Thats a darn good question, iv been thinking this exact thought to my self for the last few years. Im getting ready to to move to Tampa for my new job that pays 43k/year(which is about what i have been making the last couple years. Im a 30 yo single male healthy with no family, very little debt, and I can barley seem to eek buy. I just dont see how some one with family, debt, making less, can make it??? Unfortunately with things the way they are going there are going to be more and more people in you situation and worse. Sad.
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Old 03-06-2008, 05:56 PM
 
849 posts, read 3,124,805 times
Reputation: 198
Default what do you drive

and where do you drive it? did you buy a home? I'm not clear on that from your post. how are you paying for ed? Our income is just about where your's is if we count my husband's financial aid from his MA program. We're a lot older. We keep rent under 800/mo.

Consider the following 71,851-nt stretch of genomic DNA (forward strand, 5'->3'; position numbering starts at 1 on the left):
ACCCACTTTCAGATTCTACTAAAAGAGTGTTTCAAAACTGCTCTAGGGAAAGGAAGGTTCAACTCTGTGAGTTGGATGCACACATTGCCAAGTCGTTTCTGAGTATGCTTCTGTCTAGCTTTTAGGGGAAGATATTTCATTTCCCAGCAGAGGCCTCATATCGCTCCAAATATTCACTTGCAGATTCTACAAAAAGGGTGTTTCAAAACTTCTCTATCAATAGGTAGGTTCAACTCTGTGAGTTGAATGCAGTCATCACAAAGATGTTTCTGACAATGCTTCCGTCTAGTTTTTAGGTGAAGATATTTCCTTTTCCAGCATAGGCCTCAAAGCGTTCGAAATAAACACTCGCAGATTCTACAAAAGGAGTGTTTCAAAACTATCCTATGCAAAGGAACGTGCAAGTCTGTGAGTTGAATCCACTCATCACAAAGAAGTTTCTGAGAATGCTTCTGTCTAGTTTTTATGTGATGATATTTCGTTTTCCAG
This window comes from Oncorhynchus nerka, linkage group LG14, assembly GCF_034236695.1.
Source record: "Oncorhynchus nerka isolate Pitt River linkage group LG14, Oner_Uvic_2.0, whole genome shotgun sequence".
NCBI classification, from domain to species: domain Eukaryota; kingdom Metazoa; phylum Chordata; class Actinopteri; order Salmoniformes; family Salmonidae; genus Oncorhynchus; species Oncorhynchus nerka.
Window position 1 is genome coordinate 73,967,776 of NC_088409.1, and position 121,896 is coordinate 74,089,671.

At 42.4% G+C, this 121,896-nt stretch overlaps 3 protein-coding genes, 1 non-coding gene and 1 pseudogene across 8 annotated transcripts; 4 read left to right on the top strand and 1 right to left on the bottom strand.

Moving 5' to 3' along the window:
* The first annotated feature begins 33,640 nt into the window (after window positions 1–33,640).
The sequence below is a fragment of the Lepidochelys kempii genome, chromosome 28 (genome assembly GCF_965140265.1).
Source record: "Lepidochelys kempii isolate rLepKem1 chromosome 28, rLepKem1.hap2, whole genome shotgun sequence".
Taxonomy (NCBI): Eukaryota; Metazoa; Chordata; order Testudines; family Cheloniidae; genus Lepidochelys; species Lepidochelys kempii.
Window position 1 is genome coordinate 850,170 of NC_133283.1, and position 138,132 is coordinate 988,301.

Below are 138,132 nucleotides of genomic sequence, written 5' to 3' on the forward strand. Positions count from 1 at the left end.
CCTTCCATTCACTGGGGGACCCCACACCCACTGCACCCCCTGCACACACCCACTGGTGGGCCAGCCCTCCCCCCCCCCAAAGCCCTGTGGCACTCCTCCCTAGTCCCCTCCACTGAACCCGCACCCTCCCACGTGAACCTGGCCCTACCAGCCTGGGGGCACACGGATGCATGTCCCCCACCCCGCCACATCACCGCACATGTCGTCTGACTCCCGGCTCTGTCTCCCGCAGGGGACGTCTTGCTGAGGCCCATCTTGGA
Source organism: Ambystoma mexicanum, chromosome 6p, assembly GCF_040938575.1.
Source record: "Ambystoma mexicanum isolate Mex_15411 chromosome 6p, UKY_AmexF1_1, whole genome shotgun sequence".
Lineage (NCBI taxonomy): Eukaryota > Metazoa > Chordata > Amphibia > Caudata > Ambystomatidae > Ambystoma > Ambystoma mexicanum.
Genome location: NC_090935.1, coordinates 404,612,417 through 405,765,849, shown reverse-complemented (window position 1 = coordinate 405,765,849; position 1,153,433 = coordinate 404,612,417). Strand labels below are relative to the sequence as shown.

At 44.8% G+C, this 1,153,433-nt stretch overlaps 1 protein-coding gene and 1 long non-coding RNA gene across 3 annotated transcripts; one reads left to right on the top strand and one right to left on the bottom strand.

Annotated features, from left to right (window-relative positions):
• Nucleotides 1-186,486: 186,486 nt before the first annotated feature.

We're in a big 1 br but you can find 2's for a bit more, say 900.

Our car note is only 240 and we went for it because the old Volvo was costing that much. We've had some repairs but we have a newer VW now that gets 30mi to the regular gal. The Volvo took high test and gave us 20-22/gal.

We do NOT eat fast food or anything out but we keep KOSHER which is expensive. We like dairy and buy organic milk, fresh fish and lots of veggies and fruits. Almost no carbs. I cook from scratch and my pantry has almost no prepared foods. I use real butter and olive oil. I realize that with a kid, some cookies are necessary but we do enjoy ice cream or brownies once a week and I confess to an addiction to 3 Musketeers Mint.